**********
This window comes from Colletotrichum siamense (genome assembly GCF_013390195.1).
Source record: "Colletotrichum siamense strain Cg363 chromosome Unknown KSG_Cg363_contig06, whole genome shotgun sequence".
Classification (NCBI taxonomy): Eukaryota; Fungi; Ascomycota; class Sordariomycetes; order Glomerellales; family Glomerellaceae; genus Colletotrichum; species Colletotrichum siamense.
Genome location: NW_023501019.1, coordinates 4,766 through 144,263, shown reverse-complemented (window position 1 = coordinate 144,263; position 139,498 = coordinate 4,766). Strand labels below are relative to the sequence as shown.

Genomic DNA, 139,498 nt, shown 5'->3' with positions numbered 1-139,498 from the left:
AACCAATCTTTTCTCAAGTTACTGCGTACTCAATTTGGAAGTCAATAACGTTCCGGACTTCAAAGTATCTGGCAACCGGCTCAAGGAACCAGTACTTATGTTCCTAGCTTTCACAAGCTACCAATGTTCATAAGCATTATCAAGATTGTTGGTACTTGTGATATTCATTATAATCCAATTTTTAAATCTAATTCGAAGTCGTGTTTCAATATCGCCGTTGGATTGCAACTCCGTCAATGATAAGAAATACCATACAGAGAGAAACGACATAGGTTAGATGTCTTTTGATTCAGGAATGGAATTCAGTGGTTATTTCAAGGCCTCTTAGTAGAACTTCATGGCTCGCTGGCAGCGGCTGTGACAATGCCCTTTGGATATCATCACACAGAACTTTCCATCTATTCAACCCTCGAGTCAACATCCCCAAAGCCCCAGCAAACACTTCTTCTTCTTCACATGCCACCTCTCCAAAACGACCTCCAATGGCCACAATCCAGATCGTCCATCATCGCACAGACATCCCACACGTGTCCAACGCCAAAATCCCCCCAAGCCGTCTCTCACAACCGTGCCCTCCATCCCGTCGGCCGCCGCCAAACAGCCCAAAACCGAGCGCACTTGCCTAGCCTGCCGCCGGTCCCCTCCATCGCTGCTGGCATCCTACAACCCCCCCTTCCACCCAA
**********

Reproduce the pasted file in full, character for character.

This window comes from Colletotrichum siamense (genome assembly GCF_013390195.1).
Source record: "Colletotrichum siamense strain Cg363 chromosome Unknown KSG_Cg363_contig06, whole genome shotgun sequence".
Classification (NCBI taxonomy): Eukaryota; Fungi; Ascomycota; class Sordariomycetes; order Glomerellales; family Glomerellaceae; genus Colletotrichum; species Colletotrichum siamense.
Genome location: NW_023501019.1, coordinates 4,766 through 144,263, shown reverse-complemented (window position 1 = coordinate 144,263; position 139,498 = coordinate 4,766). Strand labels below are relative to the sequence as shown.

Genomic DNA, 139,498 nt, shown 5'->3' with positions numbered 1-139,498 from the left:
AACCAATCTTTTCTCAAGTTACTGCGTACTCAATTTGGAAGTCAATAACGTTCCGGACTTCAAAGTATCTGGCAACCGGCTCAAGGAACCAGTACTTATGTTCCTAGCTTTCACAAGCTACCAATGTTCATAAGCATTATCAAGATTGTTGGTACTTGTGATATTCATTATAATCCAATTTTTAAATCTAATTCGAAGTCGTGTTTCAATATCGCCGTTGGATTGCAACTCCGTCAATGATAAGAAATACCATACAGAGAGAAACGACATAGGTTAGATGTCTTTTGATTCAGGAATGGAATTCAGTGGTTATTTCAAGGCCTCTTAGTAGAACTTCATGGCTCGCTGGCAGCGGCTGTGACAATGCCCTTTGGATATCATCACACAGAACTTTCCATCTATTCAACCCTCGAGTCAACATCCCCAAAGCCCCAGCAAACACTTCTTCTTCTTCACATGCCACCTCTCCAAAACGACCTCCAATGGCCACAATCCAGATCGTCCATCATCGCACAGACATCCCACACGTGTCCAACGCCAAAATCCCCCCAAGCCGTCTCTCACAACCGTGCCCTCCATCCCGTCGGCCGCCGCCAAACAGCCCAAAACCGAGCGCACTTGCCTAGCCTGCCGCCGGTCCCCTCCATCGCTGCTGGCATCCTACAACCCCCCCTTCCACCCAA